Farms ditch mowing for milkweed in BASF Monarch Challenge


It may be hard to initially wrap your head around planting milkweed next to your fields, but it may just be the key to attracting some of nature’s best pollinators.

“When we start talking about it, the initial discussion might be a little challenging, because we are talking about what many people consider a weed, but when we start thinking about controlling it in fields and thinking about outside field boundaries, that conversation really shifts,” said Chip Shilling, BASF Sustainability Strategy Manager.

In 2015, BASF kicked off its Monarch Challenge seeking to restore the monarch population, by planting milkweed habitats in non-crop areas of a farmer’s land. Milkweed is an important part of the monarch’s life cycle, as it is the only plant where adult monarchs will lay their eggs. The leaves of the milkweed serve as a main food source for monarch larvae.

“That’s what they need to eat before they turn into a butterfly and continue on their migration,” Shilling said.

Since BASF started its challenge, Shilling estimates the company has sent out almost 40,000 seedlings to farmers to create their own milkweed plots.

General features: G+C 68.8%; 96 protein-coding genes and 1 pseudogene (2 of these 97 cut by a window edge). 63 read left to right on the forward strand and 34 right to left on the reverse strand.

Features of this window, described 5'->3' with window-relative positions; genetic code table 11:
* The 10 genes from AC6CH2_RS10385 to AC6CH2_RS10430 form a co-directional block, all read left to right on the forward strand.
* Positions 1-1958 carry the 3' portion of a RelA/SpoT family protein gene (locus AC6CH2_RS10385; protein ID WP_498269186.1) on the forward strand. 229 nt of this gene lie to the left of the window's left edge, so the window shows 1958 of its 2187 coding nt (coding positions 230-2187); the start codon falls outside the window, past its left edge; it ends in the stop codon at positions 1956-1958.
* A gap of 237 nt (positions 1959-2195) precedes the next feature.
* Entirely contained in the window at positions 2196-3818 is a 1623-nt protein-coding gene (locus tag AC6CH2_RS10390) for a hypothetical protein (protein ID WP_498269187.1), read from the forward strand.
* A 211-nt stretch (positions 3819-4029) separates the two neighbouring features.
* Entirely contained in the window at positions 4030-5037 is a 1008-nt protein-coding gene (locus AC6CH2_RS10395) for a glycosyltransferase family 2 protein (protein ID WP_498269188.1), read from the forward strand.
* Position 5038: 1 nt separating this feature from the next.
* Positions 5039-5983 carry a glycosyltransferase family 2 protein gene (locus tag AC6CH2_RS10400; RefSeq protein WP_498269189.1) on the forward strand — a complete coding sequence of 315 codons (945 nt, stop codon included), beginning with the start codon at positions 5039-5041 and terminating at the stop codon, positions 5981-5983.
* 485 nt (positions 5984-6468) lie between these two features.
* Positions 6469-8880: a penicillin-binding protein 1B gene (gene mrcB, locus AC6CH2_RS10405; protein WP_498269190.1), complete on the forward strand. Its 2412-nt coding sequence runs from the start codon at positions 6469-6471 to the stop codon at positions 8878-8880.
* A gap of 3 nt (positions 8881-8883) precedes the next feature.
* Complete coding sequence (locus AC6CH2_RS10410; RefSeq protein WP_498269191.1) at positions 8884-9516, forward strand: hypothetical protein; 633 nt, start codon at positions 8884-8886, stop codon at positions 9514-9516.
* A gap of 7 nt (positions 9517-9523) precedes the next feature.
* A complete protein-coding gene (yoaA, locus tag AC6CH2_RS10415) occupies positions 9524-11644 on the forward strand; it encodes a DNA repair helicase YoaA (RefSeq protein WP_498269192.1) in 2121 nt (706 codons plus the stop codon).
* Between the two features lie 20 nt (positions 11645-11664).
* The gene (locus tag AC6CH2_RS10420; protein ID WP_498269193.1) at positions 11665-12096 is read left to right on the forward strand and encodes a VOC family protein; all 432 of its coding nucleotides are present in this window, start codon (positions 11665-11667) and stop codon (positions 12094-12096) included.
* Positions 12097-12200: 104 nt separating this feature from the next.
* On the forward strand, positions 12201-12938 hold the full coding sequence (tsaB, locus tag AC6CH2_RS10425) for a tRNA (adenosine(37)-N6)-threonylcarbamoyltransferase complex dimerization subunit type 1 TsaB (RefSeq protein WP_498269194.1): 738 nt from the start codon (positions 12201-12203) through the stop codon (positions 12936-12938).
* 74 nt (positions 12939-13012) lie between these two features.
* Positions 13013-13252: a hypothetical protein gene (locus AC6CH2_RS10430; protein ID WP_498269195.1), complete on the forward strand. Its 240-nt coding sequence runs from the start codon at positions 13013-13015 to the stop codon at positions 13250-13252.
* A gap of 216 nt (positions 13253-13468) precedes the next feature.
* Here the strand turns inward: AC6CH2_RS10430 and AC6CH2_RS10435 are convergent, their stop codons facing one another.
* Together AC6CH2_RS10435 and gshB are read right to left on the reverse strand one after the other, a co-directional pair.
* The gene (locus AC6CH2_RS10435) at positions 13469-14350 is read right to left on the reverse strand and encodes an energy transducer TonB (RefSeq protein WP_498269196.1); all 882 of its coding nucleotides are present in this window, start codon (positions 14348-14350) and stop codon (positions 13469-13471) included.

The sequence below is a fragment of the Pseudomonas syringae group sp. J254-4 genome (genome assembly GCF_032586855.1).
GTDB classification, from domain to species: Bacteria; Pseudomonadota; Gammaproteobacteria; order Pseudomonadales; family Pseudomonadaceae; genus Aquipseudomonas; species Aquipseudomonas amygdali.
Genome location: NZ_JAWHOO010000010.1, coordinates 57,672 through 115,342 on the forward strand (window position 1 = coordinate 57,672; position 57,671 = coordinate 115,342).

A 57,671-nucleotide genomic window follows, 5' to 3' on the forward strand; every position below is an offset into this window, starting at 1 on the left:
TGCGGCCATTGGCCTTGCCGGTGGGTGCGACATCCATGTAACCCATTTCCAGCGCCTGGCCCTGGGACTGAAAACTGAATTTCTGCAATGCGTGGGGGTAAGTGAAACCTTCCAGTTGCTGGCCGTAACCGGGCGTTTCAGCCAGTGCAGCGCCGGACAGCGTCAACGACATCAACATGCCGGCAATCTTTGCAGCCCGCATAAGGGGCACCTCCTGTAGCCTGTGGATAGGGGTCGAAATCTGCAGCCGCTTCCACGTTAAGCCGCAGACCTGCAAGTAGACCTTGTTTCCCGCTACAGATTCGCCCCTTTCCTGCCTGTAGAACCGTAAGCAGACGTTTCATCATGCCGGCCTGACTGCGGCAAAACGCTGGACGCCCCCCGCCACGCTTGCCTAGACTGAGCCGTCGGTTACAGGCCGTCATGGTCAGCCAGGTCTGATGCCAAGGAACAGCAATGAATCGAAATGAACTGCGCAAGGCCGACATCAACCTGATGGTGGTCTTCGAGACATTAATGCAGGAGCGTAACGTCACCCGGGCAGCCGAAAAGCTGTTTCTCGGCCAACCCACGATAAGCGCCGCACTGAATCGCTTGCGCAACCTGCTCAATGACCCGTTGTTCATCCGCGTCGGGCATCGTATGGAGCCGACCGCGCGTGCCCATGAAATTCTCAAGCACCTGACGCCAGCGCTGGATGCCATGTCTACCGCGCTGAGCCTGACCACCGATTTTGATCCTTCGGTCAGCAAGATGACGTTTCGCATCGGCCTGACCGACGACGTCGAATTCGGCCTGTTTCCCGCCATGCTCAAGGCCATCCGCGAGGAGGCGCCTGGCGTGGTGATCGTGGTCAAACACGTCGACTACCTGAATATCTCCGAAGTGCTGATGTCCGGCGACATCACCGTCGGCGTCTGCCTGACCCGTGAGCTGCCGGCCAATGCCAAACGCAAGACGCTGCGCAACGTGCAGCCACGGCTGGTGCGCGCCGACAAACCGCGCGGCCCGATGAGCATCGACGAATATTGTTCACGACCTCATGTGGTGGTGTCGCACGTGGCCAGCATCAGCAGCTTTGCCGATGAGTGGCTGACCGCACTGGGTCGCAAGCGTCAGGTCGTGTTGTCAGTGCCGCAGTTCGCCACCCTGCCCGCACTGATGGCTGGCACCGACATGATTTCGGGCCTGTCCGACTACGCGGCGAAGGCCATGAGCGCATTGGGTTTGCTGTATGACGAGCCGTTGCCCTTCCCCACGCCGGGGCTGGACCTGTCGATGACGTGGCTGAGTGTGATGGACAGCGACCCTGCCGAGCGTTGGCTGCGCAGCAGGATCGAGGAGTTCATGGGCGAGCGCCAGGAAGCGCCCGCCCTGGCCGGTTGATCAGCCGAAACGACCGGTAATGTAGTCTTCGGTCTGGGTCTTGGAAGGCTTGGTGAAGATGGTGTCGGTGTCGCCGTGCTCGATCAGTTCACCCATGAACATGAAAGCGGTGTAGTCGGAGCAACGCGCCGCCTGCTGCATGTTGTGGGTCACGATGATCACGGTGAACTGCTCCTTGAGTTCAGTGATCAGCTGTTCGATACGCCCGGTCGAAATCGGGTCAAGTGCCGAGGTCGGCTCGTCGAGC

While the. U.S. Fish and Wildlife is currently evaluating whether to list the monarch on the endangered species list, Shilling said for BASF it’s really been encouraging farmers and farm families to understand what they can do on their land that is practicable.

“When we were at Commodity Classic earlier this year, a lot of farmers came up and said ‘how can I help?’” Shilling said. “So that has been a really great mindset shift we have seen.”

Shilling encourages farm families to visit the Monarch Challenge site and sign up for milkweed kits.

He also says farmers should think about areas outside of fields where they may be able to incorporate this type of habitat.

“We find, especially relative to milkweed, it is not just plant it one year and you are done. It’s plant it one year and you will see the benefits in the second year and it will continue to grow in the third year,” Shilling said. “Again, what we are encouraging is to think about areas outside fields, areas that you may not want to mow anymore or that you may be mowing that you don’t need to, which are perfect places to reestablish milkweed.”

Tags: Agriculture News, Farming, Farm News
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